The James Webb space telescope has amassed what the ESA is calling a “treasure trove” of new images of spiral galaxies. While the images themselves are beautiful, Webb’s observations of these 19 galaxies have revealed unknown structures within them, leaving scientists scrambling to learn more.
The images were taken using the near- and mid-infrared systems on the James Webb, and they have provided us with a ton of detail to look at. Not only do they showcase the dust, gas, and stars within the galaxy, but they showcase these elements on the smallest scales that we’ve ever observed beyond our own galaxy, the ESA explains.
If you look at the images, some of which we’ve embedded in this article, you’ll see the immense amount of detail that Webb’s observations are capable of capturing. Then, if you follow the spiraling arms of these galaxies to their centers, you can see the bright clusters of their oldest stars and the possible location of supermassive black holes.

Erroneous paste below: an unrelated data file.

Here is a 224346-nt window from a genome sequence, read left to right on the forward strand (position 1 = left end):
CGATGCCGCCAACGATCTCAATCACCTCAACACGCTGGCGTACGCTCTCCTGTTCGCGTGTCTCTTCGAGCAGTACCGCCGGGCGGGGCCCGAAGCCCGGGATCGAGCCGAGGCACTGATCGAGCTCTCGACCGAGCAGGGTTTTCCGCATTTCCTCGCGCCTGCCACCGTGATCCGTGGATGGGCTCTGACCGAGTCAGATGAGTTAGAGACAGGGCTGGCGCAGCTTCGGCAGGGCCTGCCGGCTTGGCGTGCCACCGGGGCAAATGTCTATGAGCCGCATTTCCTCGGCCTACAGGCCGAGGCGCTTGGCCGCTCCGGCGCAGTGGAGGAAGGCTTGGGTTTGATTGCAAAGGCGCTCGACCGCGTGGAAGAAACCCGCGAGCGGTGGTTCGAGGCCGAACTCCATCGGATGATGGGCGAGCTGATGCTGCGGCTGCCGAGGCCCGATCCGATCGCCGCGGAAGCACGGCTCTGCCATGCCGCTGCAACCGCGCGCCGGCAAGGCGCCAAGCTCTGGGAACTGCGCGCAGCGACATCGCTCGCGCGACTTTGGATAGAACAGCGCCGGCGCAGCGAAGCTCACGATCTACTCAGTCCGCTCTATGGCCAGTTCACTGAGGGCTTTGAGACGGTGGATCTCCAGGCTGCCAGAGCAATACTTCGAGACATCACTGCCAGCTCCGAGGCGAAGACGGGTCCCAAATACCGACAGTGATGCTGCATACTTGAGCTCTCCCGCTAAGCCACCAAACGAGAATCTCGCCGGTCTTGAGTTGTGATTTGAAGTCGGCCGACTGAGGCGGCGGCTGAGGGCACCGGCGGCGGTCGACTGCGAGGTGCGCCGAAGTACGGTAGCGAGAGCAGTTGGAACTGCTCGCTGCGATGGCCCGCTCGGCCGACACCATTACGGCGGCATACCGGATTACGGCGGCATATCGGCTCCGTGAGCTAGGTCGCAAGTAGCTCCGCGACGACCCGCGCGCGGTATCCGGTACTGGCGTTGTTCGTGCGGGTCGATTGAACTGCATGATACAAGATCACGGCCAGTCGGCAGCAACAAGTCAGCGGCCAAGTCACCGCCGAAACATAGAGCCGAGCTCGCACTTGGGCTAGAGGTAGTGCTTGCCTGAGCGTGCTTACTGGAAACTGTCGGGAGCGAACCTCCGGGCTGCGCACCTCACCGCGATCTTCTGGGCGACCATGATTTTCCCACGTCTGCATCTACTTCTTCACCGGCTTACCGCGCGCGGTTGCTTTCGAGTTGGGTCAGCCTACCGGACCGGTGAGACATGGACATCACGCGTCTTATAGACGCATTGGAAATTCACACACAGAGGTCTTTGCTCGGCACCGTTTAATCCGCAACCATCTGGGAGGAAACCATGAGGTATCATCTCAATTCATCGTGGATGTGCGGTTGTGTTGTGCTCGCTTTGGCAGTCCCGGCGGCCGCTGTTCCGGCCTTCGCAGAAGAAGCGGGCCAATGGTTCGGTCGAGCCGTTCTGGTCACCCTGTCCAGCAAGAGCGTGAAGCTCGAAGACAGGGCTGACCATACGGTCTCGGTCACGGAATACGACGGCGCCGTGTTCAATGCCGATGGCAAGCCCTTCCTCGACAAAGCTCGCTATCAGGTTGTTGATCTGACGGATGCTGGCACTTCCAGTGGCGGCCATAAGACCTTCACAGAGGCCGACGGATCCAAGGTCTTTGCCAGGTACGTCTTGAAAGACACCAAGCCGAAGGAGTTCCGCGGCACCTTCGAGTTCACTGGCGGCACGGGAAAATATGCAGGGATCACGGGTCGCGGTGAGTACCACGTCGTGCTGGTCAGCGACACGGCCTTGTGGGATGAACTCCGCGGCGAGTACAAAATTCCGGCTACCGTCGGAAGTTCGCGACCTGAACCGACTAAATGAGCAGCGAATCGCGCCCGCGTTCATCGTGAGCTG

Most galaxies like this have an active black hole at the center. Our own Milky Way galaxy is no exception, and these kinds of images only help to reiterate the constant action taking place in various galaxies. This amount of detail is only made possible thanks to Webb’s observations.
The ESA says that these images are part of an ongoing long-standing project called Physics at High Angular Resolution in Nearby GalaxieS or PHANGS. This program has the support of more than 150 astronomers worldwide, and it has been using data from Hubble and other telescopes to learn more about the universe. Webb has previously provided observation data as part of the PHANGS program.
Webb’s observations will only continue to deepen our understanding of the known universe, including even possibly helping us unravel some of the mysteries of the early universe, a huge accomplishment that scientists will no doubt celebrate when it comes to pass.